Ritchie, author of Congress and Harry S. Truman: A Conflicted Legacy, says the constitutional principle of checks and balances coupled with partisanship is a recipe for heated conflict in Washington and on the campaign trail.

  • Kansas City Star sports reporter Blair Kerkhoff discusses the history of the NAIA basketball tournament in Kansas City and explains why it was instrumental in the demolition of racial barriers in college athletics.
    Blair Kerkhoff: NAIA Basketball & the Civil Rights Movement
    Sunday, February 19, 2012
    Central Library

    Kansas City Star sports reporter Blair Kerkhoff explains why the NAIA basketball tournament in Kansas City was instrumental in the demolition of racial barriers in college athletics.

    Long before the NCAA and NIT tournaments accepted them, college basketball teams from historically black colleges and universities found a home in Kansas City. The basketball tournament of the National Association of Intercollegiate Athletics was a fixture on the city’s sports calendar; but to African Americans around the country, it meant something special.

  • In his new memoir playwright/novelist/poet Zakes Mda recalls his coming of age under South African apartheid and his love of jazz, comic books, political discourse and writing.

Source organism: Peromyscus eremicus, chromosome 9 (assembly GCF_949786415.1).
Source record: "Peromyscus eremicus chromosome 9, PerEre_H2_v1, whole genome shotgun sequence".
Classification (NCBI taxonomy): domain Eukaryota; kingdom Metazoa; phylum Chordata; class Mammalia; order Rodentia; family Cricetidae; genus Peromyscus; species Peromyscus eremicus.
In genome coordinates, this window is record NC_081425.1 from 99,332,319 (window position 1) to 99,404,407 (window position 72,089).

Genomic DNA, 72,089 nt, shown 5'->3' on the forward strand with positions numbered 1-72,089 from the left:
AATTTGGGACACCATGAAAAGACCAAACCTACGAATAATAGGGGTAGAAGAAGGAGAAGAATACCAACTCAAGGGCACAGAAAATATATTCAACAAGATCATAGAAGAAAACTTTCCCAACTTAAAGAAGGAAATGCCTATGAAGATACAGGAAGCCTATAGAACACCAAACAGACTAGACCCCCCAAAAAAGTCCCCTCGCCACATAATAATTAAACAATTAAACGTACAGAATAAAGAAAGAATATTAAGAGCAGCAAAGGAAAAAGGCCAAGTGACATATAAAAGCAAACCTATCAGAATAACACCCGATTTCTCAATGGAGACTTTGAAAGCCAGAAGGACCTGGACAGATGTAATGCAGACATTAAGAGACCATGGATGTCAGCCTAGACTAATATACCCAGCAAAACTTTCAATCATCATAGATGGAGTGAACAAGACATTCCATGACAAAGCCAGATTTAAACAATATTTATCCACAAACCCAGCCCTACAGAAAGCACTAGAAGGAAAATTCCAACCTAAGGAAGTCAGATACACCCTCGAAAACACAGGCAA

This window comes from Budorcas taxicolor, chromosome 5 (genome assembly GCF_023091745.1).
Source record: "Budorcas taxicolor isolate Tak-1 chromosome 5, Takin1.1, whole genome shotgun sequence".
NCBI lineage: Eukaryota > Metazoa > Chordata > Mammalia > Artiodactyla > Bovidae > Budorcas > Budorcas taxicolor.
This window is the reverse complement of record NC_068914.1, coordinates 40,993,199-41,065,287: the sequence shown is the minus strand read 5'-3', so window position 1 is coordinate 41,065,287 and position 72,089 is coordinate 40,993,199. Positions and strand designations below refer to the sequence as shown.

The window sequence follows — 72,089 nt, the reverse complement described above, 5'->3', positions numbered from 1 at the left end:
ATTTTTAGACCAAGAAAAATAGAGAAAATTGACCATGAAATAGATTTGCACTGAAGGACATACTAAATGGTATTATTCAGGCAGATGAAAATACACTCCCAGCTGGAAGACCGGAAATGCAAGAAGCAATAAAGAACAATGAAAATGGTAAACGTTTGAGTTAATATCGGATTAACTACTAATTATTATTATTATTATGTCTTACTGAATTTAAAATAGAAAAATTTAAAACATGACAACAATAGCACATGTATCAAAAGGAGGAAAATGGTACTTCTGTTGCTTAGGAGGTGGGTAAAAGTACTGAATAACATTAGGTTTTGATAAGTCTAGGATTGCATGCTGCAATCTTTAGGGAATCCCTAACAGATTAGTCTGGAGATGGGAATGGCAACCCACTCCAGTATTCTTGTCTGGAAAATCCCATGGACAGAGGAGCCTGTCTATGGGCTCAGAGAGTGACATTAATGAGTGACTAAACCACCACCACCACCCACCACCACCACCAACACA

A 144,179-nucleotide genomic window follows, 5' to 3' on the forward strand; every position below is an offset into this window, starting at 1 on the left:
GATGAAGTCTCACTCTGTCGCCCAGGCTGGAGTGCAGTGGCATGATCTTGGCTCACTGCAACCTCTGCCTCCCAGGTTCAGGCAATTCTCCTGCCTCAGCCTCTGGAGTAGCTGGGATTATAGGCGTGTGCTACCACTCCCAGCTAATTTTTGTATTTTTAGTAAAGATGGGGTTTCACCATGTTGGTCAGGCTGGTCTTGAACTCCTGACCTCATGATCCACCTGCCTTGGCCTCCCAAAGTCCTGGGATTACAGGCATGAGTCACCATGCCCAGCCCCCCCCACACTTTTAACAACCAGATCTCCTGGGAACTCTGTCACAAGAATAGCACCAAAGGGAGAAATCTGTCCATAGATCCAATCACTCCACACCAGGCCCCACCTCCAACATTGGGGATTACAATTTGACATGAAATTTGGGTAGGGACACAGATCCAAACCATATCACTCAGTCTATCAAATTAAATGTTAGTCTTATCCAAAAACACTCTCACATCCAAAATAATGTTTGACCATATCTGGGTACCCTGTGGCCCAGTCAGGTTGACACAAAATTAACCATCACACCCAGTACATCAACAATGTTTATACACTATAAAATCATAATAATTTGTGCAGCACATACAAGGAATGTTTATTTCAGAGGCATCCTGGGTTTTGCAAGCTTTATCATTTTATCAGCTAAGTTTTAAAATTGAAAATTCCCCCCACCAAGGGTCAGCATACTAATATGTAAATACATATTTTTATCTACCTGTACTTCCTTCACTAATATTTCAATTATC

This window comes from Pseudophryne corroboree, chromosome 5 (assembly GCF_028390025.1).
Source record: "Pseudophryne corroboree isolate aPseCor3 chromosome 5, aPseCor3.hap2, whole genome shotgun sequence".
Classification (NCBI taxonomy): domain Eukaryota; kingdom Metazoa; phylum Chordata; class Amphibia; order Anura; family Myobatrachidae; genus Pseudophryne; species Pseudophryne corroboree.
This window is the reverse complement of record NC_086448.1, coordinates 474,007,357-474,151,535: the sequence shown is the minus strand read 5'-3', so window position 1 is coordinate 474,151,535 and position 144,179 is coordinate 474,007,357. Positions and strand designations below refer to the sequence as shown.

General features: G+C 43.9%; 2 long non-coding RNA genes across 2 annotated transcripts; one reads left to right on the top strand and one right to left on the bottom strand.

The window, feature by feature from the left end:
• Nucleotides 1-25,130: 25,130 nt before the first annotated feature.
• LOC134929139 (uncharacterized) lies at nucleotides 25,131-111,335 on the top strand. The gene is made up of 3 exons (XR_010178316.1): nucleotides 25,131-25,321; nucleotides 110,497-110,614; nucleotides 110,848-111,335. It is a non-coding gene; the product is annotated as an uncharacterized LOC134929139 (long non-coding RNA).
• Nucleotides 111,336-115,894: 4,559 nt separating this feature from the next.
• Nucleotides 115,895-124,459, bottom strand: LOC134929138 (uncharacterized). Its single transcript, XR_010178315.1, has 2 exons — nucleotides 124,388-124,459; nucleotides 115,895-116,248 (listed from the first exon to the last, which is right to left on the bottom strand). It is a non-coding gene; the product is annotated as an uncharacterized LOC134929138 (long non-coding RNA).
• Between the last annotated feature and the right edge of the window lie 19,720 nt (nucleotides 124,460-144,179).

Zakes Mda: Sometimes There Is A Void
    Thursday, February 16, 2012
    Central Library

    In his memoir Sometimes There Is A Void award-winning South African author Zakes Mda chronicles his youth from boyhood in Soweto to his exile and coming of age in Basutoland (now Lesotho).

  • Filmmaker Gary Jenkins unveils his new documentary about the Underground Railroad that helped slaves escape the Kansas City area to safety in the north before and during the Civil War.
    Freedom Seekers: Stories from the Western Underground Railroad
    Wednesday, February 15, 2012
    Plaza Branch

    Local filmmaker Gary Jenkins unveils his new documentary about the western branch of the Underground Railroad that before and during the Civil War transported escaped slaves from the Kansas City area to freedom in the north.

    At a post-screening discussion Jenkins will be joined by Jimmy S. Johnson III, whose great- grandfather escaped a Platte County slave farm, and William O. Wagnon, who has worked to preserve Topeka’s Ritchie House, once a stop on the Underground Railroad.